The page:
The Sahrawi refugee camps are mainly scattered tents and mud houses that stretch out in the vast Sahara desert in western Algeria. They were created when Morocco annexed Western Sahara in 1975, and the estimated 100 thousand people who live there today depend on humanitarian aid to meet basic needs like food, water, and clothing.
The Sahrawi people founded a state in 1976 called the Sahrawi Arab Democratic Republic, or SADR. It operates in exile in the camps and the Polisario-controlled part of Western Sahara. After agreeing to a UN-brokered ceasefire in 1991, Sahrawis have explored peaceful means to demand their right to self-determination. The peace agreement promised a referendum to allow Sahrawis to vote for independence, but that has yet to happen.
Brahim Dihani is 31 years old. He grew up in the capital of Moroccan-occupied territory of Western Sahara, El Aaiun (also known as “Laayoune”). Dihani has a masters in journalism, and is a human rights activist. He works with the Sahrawi Association of Victims of Severe Human Rights Violations Committed by the Moroccan State (or ASVDH) to document abuses in the region and organize peaceful demonstrations.
Dihani came to the camps to participate in a workshop organized by the Sahrawi Students Union (or UESARIO). The 16 students gathered in a big room were all eager to learn. As soon as their teacher asked them to identify filming shots, they started: ”wide-shot, “no, long shot,” with an atmosphere full of enthusiasm.
“I came to learn filming skills so that I can apply them when I go back home,” Dihani said. According to him, it is hard to protest in Western Sahara because of Morocco’s prevention of any assembly of protesters.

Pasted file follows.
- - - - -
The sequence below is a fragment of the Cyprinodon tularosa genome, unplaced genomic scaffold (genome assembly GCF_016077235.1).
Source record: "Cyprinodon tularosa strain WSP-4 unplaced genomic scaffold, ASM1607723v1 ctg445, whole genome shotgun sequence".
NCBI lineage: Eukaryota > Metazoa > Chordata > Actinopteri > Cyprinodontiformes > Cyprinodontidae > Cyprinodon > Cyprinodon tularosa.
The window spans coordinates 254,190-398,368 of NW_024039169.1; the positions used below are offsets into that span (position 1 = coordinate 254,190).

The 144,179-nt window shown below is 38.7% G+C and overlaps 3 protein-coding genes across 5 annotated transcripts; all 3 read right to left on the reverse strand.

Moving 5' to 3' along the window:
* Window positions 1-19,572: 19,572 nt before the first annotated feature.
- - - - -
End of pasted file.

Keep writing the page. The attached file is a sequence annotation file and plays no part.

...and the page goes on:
Morocco’s repression of protests is an issue international advocacy groups and UN officials have long documented. At a congressional hearing on Western Sahara convened last month by the Tom Lantos Human Rights Commission, Human Rights Watch’s Eric Goldstein outlined the organization’s concerns, which included “violations of the right to free expression, association, assembly, and the right to a fair trial, torture during interrogation, and police violence against demonstrators.”
“Risking your life,” Dihani told me, “starts just as you leave the El Aaiun airport.” As he explained it, the media repression he is subjected to by Moroccan authorities is a process of tight scrutiny. “As I head back home,” he added, “I expect all types of unethical inspection such as strip searches and so on”.
Mariem Zafri is 33 years old, living in the Moroccan-occupied city of Smara. She recently finished a training course on video advocacy for human rights organized by FiSahara and WITNESS.
While returning from the camps to her home in Western Sahara, her booklet for human rights defenders was confiscated. “I experienced racially-based treatment as I was put in a separate interrogation room.” She described media activism in the territory as a mirror to reflect the “the grave human rights situation in the region.” As an example, Zafri pointed to the 2013 military trial of Gdeim Izik detainees, which resulted in life sentences for nine Sahrawi civilians. The political prisoners were recently on a hunger strike for 36 days. When their families were denied visits, they demonstrated in Rabat, chanting “No legitimacy to the military court.”
Zafri agrees with the many Sahrawis and international organizations who would like to see human rights monitoring added to the mandate of MINURSO, the UN’s peacekeeping mission in Western Sahara. Such monitoring, she said, will “enable Sahrawis to take to the streets and demand their rights.” Currently, human rights in Western Sahara is rarely covered by international journalists or advocates. Earlier this month, a group of Europeans who tried to visit the Gdeim Izik prisoners were expelled from Rabat by Moroccan authorities. Human Rights Watch has been banned from visiting the territory.
Video of family members of Sahrawi political prisoners protesting in Rabat, Morocco.
Those who are left to document abuses in Western Sahara are local media activists like Zafri and Dihani. As Zafri told me, her ability to do that work is at risk. “I am always in danger, even when I am not filming.”
Habibulah Mohamed Lamin is a journalist based in the Western Sahara refugee camps. He has worked as an interpreter and translator for visitors to the camps, including WITNESS, and is director of Equipe Media Branch in Tindouf, a group of media activists that is active in Western Sahara.